To help prevent the spread of C. difficile, hospitals and other health care facilities follow strict infection-control guidelines. If you have a friend or family member in a hospital or nursing home, don't be afraid to remind caregivers to follow the recommended precautions.
Preventive measures include:
July 16, 2013
- Hand-washing. Health care workers should practice good hand hygiene before and after treating each person in their care. In the event of a C. difficile outbreak, using soap and warm water is a better choice for hand hygiene, because alcohol-based hand sanitizers do not effectively destroy C. difficile spores. Visitors also should wash their hands with soap and warm water before and after leaving the room or using the bathroom.
- Contact precautions. People who are hospitalized with C. difficile have a private room or share a room with someone who has the same illness. Hospital staff and visitors wear disposable gloves and gowns while in the room.
- Thorough cleaning. In any setting, all surfaces should be carefully disinfected with a product that contains chlorine bleach. C. difficile spores can survive routine cleaning products that don't contain bleach.
- Avoid unnecessary use of antibiotics. Antibiotics are sometimes prescribed for viral illnesses that aren't helped by these drugs. Take a wait-and-see attitude with simple ailments. If you do need an antibiotic, ask your doctor to prescribe one that has a narrow range and that you take for the shortest time possible.
- Khanna S, et al. Clostridium difficile infection: New insights into treatment. Mayo Clinic Proceedings. 2012;87:1106.
- Rebmann T, et al. Preventing Clostridium difficile infections: An executive summary of the Association for Professionals in Infection Control and Epidemiology's elimination guide. American Journal of Infection Control. 2011;39:239.
- LaMont JT. Clostridium difficile in adults: Epidemiology, microbiology, and pathophysiology. http://www.uptodate.com/home. Accessed March 25, 2013.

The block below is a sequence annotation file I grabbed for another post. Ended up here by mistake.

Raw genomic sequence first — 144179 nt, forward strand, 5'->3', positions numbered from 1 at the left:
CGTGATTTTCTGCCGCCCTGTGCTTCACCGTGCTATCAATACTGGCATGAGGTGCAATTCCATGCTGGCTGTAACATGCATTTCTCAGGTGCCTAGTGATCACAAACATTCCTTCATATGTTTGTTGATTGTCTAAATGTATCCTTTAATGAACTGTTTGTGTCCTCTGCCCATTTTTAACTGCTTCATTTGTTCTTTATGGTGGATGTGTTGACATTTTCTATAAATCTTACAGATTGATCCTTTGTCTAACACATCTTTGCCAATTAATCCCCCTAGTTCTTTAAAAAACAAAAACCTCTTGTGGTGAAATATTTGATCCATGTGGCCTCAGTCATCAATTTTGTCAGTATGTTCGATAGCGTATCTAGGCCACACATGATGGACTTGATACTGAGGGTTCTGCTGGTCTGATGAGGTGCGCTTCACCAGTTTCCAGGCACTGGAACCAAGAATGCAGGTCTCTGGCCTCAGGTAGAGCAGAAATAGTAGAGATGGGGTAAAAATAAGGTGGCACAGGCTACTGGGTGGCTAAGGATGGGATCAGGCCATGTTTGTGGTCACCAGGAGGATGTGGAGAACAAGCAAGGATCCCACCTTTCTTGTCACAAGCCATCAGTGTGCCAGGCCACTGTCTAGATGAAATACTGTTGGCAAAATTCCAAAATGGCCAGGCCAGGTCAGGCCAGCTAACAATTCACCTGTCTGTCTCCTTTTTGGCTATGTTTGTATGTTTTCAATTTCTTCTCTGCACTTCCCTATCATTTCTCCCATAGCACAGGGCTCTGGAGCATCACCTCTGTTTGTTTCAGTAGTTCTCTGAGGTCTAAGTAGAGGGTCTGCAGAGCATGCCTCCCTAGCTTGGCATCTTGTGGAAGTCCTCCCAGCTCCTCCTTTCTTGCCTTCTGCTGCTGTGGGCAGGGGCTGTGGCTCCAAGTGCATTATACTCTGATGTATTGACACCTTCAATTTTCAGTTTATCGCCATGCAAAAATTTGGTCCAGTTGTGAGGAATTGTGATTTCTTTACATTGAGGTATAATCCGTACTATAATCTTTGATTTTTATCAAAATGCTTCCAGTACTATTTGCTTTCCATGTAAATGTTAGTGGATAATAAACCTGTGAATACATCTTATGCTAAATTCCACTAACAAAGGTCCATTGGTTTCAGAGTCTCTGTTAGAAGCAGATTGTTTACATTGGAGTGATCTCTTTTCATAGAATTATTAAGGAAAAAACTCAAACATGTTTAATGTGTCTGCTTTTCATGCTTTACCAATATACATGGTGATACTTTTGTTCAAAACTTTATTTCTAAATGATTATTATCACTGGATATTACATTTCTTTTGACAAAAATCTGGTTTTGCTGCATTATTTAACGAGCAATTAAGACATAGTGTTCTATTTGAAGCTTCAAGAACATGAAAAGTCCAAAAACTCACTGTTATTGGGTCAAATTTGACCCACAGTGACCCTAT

- Kelly CP, et al. Clostridium difficile in adults: Treatment. http://www.uptodate.com/home. Accessed March 25, 2013.
- Frequently asked questions about Clostridium difficile for healthcare providers. Centers for Disease Control and Prevention. http://www.cdc.gov/HAI/organisms/cdiff/Cdiff_faqs_HCP.html. Accessed March 25, 2013.
- Headley CM. Deadly diarrhea: Clostridium difficile infection. Nephrology Nursing Journal. 2012;30:459.
- LaMont JT. Clostridium difficile in adults: Clinical manifestations and diagnosis. http://www.uptodate.com/home. Accessed March 25, 2013.
- Surawicz CM, et al. Guidelines for diagnosis, treatment, and prevention of Clostridium difficile infections. The American Journal of Gastroenterology. In press. Accessed March 25, 2013.
- Armstrong GD, et al. A potential new tool for managing Clostridium difficile infection. The Journal of Infectious Diseases. In press. Accessed March 25, 2013.
- Venugopal AA, et al. Current state of Clostridium difficile treatment options. Clinical Infectious Diseases. 2012;55:S71.
- Vancomycin hydrochloride. Micromedex Healthcare Series. http://www.micromedex.com. Accessed March 27, 2013.
- Fidaxomicin. Micromedex Healthcare Series. http://www.micromedex.com. Accessed March 27, 2013.
- Van Nood E, et al. Duodenal infusion of donor feces for recurrent Clostridium difficile. New England Journal of Medicine. 2013;368:407.
- Diarrhea. National Digestive Diseases Information Clearinghouse. http://digestive.niddk.nih.gov/ddiseases/pubs/diarrhea/#treated. Accessed March 27, 2013.
- Clostridium difficile and C. difficile toxin testing. Lab Tests Online. http://labtestsonline.org/understanding/analytes/cdiff/tab/test. Accessed April 15, 2013.
- Public workshop: Fecal microbiota for transplantation. U.S. Food and Drug Administration. http://www.fda.gov/BiologicsBloodVaccines/NewsEvents/WorkshopsMeetingsConferences/ucm341643.htm. Accessed April 15, 2013.
- Steckelberg JM (expert opinion). Mayo Clinic, Rochester, Minn. April 16, 2013.
- Khanna S, et al. The epidemiology of community-acquired Clostridium difficile infection: A population-based study. The American Journal of Gastroenterology. 2012;107: 89.
- Khanna S (expert opinion). Mayo Clinic, Rochester, Minn. April 17, 2013.